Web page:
Progesterone (Pg, see Note 8). Prepare 10 mM stock solution in absolute ethanol and gently swirl to dissolve. Tip off 2.5 μL of the stock solution and pour it on 47.5 μL of HTF without albumin to yield a final concentration of 0.5 mM. Add 1.5 μL of 0.5 mM Pg solution in 48.5 μL of sperm suspension in HTF with BSA to obtain a final concentration of 15 μM. Store aliquots at −20 °C. Avoid repeated freeze–thaw.

     
  3. 3.

    Diacylglycerol (DAG, see Note 9). Prepare a 0.5 mM solution in HTF without BSA (dissolve 1 μL of a 25 mM DMSO stock solution in 49 μL of HTF without BSA). To obtain a final concentration of 10 μM DAG in the experimental tube, add 1 μL of the 0.5 mM solution in HTF to 49 μL of sperm suspension.

     
  4. 4.

    Phorbol 12-Myristate 13-Acetate (PMA, see Note 10). Prepare a 1 M stock in DMSO, apply a N2 stream, and store at −20 °C. Add 0.5–49.5 μL of DMSO to obtain a 0.01 M solution. From this stock, prepare additional dilutions in DMSO until a 10 μM PMA solution is obtained. Add 1 μL from the 10 μM stock to 49 μL of sperm suspension to get a final concentration of 200 nM.

     
  5. 5.

    Sphingosine-1-Phosphate (S1P). Prepare a solution by adding 995 μL of methanol and 5 μL of water and add it to the vial containing sphingosine-1-phosphate (S1P) (1 mg), provided by the manufacturer. Heat at 50 °C in a water bath, vortex, and then sonicate in a water bath sonicator to dissolve the contents. Label ten glass vials covered with aluminum foils or use amber glass vials. Aliquot 100 μL into the glass vials. Dry to powder under a stream of N2 gas. Seal vials. Freeze and store at −80 ºC. Resuspend dried aliquots in 100 μL HTF supplemented with 0.5% fatty acid free BSA to yield 2.6 mM S1P stock solution [31].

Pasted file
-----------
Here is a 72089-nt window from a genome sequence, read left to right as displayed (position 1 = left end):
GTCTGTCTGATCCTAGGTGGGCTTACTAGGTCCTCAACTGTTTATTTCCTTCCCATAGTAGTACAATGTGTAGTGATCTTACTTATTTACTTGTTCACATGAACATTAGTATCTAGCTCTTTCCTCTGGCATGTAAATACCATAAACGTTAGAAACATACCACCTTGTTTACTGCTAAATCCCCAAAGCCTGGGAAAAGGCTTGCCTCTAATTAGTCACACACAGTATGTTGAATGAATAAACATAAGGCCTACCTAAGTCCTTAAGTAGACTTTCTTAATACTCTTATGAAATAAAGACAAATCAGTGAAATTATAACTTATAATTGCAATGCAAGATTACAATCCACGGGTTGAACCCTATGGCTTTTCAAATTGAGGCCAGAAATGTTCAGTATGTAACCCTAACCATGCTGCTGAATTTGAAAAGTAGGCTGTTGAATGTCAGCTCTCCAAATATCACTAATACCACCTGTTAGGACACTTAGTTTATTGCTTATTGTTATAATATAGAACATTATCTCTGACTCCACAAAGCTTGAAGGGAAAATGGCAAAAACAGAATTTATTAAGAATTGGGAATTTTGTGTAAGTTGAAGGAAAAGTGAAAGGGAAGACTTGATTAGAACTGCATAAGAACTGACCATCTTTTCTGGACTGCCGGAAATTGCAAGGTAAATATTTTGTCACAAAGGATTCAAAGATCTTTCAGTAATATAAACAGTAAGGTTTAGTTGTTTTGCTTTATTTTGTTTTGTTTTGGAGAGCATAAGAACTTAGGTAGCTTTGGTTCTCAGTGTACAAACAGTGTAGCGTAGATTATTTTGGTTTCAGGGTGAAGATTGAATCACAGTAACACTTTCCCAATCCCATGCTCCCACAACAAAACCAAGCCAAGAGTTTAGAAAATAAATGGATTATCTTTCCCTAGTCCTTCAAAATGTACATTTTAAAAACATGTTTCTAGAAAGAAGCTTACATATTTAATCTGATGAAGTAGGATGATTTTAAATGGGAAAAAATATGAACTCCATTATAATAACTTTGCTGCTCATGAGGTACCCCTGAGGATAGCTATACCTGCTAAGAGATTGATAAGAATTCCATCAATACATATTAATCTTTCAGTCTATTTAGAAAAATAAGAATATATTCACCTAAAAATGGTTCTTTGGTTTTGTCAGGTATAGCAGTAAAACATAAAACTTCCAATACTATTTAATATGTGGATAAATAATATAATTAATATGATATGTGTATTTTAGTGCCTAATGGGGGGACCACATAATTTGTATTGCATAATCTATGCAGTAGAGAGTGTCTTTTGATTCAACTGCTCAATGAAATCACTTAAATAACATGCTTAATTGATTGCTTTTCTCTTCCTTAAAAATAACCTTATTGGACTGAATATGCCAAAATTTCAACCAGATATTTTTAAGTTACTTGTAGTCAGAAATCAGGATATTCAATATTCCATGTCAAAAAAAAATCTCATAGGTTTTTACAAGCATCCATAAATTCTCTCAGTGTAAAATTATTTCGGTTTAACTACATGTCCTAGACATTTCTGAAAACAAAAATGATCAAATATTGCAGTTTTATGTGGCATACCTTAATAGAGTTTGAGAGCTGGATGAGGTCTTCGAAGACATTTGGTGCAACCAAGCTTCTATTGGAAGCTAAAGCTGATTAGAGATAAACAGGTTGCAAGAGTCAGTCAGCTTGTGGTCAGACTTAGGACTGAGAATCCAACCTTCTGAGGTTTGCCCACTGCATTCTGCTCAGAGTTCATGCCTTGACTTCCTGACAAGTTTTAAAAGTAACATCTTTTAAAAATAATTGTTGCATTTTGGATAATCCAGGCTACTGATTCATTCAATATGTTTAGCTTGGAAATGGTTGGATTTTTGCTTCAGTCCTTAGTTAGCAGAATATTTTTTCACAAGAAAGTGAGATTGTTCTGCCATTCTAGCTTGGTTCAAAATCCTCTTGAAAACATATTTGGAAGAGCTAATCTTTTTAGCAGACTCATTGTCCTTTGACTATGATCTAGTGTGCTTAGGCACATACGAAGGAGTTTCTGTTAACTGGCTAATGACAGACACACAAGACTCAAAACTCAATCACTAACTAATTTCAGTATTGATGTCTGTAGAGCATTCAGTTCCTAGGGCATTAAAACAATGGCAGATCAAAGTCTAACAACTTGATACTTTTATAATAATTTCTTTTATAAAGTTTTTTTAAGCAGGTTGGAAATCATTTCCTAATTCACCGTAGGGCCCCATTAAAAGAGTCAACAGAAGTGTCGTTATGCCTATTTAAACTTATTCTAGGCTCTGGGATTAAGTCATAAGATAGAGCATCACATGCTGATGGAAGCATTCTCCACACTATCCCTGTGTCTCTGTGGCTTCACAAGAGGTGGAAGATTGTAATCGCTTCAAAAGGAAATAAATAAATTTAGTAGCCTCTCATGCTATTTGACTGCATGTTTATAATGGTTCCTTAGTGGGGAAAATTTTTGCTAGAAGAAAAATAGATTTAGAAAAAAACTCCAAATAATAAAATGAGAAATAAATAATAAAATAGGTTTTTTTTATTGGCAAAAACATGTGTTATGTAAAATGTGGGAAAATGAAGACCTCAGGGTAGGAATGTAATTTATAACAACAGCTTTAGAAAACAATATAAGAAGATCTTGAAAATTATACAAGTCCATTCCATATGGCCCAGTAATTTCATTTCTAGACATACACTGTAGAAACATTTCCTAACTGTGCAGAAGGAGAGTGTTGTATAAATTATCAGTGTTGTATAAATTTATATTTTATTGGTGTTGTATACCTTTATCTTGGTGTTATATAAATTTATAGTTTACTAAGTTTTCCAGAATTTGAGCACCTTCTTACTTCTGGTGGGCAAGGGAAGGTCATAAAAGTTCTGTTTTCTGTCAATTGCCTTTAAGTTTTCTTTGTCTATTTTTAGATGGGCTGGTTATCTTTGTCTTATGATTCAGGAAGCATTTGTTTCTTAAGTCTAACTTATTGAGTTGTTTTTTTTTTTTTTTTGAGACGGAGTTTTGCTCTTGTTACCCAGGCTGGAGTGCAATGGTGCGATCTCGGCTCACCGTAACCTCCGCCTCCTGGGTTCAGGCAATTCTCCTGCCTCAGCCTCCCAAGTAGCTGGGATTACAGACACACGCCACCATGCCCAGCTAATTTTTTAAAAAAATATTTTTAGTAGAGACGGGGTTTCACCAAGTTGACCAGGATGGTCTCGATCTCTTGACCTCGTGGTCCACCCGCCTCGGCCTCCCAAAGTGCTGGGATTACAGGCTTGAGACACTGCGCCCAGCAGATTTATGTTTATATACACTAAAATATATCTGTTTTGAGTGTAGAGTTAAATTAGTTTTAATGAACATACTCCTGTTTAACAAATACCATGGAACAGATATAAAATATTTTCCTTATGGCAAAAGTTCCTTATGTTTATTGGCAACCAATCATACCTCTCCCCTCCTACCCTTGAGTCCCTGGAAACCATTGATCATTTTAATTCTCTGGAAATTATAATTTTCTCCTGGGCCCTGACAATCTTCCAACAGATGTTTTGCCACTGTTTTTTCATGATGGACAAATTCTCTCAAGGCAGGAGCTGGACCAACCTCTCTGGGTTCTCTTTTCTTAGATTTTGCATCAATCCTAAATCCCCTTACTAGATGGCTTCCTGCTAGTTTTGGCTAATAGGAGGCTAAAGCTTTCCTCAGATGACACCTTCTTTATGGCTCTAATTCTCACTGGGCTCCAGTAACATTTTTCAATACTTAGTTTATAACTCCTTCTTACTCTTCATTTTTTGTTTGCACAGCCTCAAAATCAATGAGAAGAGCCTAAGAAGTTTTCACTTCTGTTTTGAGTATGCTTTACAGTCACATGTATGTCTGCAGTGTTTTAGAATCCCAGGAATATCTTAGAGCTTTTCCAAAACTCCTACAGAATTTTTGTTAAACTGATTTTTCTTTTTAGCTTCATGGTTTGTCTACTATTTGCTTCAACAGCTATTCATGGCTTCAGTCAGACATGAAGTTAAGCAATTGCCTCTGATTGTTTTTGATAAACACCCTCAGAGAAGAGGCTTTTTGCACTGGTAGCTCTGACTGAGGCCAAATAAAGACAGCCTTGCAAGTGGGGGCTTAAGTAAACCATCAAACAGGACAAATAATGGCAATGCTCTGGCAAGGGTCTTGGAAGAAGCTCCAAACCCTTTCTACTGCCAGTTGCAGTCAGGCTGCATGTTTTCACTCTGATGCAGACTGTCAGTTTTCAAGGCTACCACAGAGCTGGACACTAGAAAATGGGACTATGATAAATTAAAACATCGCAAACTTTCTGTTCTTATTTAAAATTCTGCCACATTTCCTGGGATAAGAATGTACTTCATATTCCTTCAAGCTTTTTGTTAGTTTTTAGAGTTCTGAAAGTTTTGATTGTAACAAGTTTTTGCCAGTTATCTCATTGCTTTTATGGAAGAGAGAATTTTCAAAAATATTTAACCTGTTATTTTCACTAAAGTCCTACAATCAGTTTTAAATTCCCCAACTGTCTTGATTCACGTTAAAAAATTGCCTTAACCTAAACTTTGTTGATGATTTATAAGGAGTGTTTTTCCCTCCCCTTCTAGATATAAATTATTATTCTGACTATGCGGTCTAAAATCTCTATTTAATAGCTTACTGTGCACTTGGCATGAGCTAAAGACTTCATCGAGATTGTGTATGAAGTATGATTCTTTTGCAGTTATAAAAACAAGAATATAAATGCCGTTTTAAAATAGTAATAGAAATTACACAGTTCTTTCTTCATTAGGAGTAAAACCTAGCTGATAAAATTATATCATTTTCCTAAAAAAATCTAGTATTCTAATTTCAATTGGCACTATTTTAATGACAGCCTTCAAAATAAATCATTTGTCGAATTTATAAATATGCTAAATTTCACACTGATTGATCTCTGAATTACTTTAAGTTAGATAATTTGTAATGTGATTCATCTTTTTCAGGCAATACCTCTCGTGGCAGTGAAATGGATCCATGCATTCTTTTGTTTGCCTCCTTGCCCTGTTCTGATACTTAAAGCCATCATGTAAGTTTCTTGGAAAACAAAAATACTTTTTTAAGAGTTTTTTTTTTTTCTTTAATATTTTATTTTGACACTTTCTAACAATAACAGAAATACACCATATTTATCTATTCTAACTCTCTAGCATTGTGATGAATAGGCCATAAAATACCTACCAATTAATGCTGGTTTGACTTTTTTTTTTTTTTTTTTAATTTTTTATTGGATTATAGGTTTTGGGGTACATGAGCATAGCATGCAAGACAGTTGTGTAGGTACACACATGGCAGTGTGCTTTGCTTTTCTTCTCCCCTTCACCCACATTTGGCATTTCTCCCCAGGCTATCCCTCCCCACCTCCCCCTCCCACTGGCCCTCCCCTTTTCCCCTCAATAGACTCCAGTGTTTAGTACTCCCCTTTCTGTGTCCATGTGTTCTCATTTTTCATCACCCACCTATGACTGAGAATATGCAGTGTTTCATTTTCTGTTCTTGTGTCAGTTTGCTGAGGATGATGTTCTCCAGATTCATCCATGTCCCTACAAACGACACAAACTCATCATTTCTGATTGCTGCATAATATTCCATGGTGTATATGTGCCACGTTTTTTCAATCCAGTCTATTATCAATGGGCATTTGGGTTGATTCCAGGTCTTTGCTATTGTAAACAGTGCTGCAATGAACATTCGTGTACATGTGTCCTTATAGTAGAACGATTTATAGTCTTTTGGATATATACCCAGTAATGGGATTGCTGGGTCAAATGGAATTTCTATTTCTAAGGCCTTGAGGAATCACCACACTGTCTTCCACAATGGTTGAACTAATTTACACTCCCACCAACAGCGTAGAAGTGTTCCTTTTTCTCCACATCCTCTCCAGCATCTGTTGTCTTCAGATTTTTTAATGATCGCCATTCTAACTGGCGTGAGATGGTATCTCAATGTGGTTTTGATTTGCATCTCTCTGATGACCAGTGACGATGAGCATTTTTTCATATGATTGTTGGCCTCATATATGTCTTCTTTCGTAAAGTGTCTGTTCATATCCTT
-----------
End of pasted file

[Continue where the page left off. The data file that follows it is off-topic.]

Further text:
6. 6.

    Soluble Human Recombinant Zona Pellucida (ZP, see Note 11). We have performed functional experiments to assess ZP's ability to induce acrosomal exocytosis for isoforms 2, 3, and 4 (unpublished data). To perform functional assays, we incubate 1 × 106sperm with 1 μg/μL final concentration of ZP2 (negative control), ZP3, or ZP4.

     

2.5 Exocytosis Inducers Used for Permeabilized Spermatozoa (See Note 12)

  1. 1.

    Calcium. Dissolve 2.77 mg CaCl2 in 1 mL ultrapure water to obtain a 25 mM stock solution. Tip off 1 μL and pour it on 49 μL of sperm cells suspension in HB-EGTA to yield a final concentration of 0.5 mM (see Note 13).

     
  2. 2.

    Diacylglycerol. Prepare this solution as described under Subheading 2.4, item 3 (for non-permeabilized cells), an exception is the final stock solution which must be prepared in HB-EGTA.

     
  3. 3.

    Phorbol 12-Myristate 13-Acetate. Prepare this solution as described under Subheading 2.4, item 4. The final stock solution must be prepared in HB-EGTA.

    For further information see Note 14.

     

2.6 Fluorescein-Isothiocyanate-Coupled Pisum Sativum Agglutinin